About a third of my iPod is filled with BBC Radio dramas and comedies. I've been a fan of BBC productions for a long, long time. Last year, I found a show that I absolutely love called Cabin Pressure, written by John Finnemore. The sitcom features the fantastic voice work of Stephanie Cole, Roger Allam, John Finnemore, and Benedict Cumberbatch. Yes, that is the Benedict Cumberbatch from Sherlock, Star Trek Into Darkness, and the Imitation Game.
Saturday, May 9, 2015
Peter Lovesey is known for his Sergeant Cribb series, as well as his series of mystery novels featuring Peter Diamond. But, he has also written a few standalone novels such as the lesser known Rough Cider. Having read and enjoyed a few of his novels from both of the earlier mentioned series, I wanted to give this one a try.
Out of the gate, Lovesey hits you between the eyes with "When I was nine; I fell in love with a girl of twenty named Barbara, who killed herself." From there, he dives into a first person narrative as told by Theo Sinclair, a professor in his fifties teaching at a small university in England, who is approached by a young woman named Alice wanting to know more about her father, an American G.I. convicted of murder in 1944. Theo, as a child, was one of the witnesses for the prosecution during the trial. And so begins a journey, for both Theo and Alice, that opens old wounds, challenges old memories, and raises new suspicions of those involved.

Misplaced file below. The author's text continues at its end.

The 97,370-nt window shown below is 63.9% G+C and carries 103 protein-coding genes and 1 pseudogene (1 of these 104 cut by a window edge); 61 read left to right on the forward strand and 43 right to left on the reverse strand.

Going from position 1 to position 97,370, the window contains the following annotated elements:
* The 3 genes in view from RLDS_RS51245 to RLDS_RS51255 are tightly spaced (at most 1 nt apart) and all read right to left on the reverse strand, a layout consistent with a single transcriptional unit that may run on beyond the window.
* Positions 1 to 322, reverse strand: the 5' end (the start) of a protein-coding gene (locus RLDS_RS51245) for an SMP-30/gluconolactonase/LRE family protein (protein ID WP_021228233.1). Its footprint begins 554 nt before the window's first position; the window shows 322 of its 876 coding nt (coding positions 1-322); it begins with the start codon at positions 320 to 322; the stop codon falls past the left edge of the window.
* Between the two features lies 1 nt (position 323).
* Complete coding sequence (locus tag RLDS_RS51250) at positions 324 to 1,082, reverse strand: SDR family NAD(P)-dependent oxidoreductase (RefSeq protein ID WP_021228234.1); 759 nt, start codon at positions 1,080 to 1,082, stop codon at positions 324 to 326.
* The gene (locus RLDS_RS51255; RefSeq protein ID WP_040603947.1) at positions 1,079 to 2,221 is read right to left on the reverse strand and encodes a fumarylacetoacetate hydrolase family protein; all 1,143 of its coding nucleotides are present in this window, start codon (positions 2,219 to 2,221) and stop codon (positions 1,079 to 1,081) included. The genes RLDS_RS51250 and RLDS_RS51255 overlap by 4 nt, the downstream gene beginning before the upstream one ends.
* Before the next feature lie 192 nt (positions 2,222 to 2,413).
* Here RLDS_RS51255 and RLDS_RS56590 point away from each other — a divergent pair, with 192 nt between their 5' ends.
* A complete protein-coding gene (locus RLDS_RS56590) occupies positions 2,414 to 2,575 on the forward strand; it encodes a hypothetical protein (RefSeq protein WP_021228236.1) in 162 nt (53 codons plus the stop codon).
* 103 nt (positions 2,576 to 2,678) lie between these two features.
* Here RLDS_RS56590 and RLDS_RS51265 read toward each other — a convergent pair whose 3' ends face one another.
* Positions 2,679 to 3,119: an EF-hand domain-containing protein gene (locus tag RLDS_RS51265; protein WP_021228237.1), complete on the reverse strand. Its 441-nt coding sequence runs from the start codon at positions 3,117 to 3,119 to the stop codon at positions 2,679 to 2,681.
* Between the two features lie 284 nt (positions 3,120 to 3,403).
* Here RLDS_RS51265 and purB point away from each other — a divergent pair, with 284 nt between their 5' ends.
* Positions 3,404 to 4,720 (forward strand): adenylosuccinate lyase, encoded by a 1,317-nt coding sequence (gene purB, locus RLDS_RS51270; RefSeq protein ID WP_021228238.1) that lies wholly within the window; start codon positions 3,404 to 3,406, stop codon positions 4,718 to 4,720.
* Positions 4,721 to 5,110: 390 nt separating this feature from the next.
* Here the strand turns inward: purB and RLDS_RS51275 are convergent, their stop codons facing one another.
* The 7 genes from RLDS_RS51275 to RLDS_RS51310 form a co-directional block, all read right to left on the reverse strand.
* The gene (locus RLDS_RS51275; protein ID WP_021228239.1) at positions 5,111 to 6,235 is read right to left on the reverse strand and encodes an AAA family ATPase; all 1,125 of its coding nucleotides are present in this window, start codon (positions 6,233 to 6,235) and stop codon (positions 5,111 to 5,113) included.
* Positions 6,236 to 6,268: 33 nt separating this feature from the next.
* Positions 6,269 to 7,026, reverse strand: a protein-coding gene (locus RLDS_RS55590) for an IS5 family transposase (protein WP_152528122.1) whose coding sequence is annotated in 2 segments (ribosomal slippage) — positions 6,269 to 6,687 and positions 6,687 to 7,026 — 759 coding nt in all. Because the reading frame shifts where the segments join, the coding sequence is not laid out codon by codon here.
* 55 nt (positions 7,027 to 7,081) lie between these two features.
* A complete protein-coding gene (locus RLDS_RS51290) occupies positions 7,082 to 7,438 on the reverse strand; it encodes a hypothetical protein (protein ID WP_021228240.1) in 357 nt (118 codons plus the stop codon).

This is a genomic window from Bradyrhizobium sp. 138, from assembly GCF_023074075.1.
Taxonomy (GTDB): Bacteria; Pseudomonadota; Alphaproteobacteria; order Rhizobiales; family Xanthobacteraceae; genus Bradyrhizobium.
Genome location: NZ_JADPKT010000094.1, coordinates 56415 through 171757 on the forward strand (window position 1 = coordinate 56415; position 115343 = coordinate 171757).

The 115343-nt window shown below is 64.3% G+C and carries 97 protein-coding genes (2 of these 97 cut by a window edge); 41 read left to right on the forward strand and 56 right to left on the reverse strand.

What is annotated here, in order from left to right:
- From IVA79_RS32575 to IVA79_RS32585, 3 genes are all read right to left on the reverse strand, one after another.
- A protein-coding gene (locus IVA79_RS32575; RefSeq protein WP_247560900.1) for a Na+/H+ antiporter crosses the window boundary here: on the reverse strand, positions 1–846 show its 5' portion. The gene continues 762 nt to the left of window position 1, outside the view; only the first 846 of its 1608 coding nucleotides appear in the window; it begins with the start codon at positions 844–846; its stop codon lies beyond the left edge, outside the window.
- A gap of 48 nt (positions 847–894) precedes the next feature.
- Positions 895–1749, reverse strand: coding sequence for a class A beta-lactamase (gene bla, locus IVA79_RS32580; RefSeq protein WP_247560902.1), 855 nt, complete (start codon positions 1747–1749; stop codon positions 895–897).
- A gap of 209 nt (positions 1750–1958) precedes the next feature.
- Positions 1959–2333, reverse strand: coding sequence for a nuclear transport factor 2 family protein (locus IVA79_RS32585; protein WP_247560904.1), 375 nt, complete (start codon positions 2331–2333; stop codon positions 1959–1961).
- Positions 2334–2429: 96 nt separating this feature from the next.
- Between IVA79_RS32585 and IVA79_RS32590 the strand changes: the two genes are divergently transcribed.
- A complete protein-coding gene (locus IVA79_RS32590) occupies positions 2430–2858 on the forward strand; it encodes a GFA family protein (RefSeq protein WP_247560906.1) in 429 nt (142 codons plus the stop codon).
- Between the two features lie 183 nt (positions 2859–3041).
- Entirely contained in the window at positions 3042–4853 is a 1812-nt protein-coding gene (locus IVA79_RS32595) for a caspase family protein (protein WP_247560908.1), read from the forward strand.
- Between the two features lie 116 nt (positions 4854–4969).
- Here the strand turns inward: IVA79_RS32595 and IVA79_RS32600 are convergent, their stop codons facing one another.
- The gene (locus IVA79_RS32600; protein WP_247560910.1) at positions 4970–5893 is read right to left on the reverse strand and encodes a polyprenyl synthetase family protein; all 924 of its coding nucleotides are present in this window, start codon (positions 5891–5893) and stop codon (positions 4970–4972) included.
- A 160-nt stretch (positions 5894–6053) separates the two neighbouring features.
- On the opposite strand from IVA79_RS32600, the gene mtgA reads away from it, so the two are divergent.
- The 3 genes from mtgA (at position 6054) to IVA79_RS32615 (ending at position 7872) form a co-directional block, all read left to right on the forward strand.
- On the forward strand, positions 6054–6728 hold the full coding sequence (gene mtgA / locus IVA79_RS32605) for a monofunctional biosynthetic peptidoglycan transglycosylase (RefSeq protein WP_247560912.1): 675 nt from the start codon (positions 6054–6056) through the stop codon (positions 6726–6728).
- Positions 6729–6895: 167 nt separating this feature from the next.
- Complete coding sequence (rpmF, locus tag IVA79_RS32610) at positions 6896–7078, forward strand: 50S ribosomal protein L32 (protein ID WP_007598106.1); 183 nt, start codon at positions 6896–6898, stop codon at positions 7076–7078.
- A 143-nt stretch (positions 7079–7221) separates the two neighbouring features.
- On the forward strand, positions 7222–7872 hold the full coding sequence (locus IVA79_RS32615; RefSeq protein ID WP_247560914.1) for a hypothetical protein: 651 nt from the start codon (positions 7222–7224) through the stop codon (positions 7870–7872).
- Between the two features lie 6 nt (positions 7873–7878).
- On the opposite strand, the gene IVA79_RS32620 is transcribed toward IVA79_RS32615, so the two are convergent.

Let me say up front that the first couple of chapters of Rough Cider were a little slow. But, once things get rolling, this book becomes a page turner that I didn't want to put down. By using the first person narrative, Lovesey created a unique voice that provides compelling insight into Theo's state of mind as his memories of the past are brought into question, and as he analyzes his own childhood motivations. The author sends you reeling from one emotion to the other as you, one minute, feel compassion for Theo, and the other, down right hate him.
Rough Cider is not your typical "whodunit". There is no police inspector or no private detective hunts down clues, or chasing the criminal through dark alleyways. There are no forensics tests or fingerprints putting at the perpetrator. It is far more psychological in nature. And, the plot twists, as well as the surprise ending, leave you stunned.
Rough Cider is a great read, and worth the time. Remember to press on through the first few chapters, even though they seem a bit slow. It will be well worth the effort.
Posted by Michael Bradley at 7:30 AM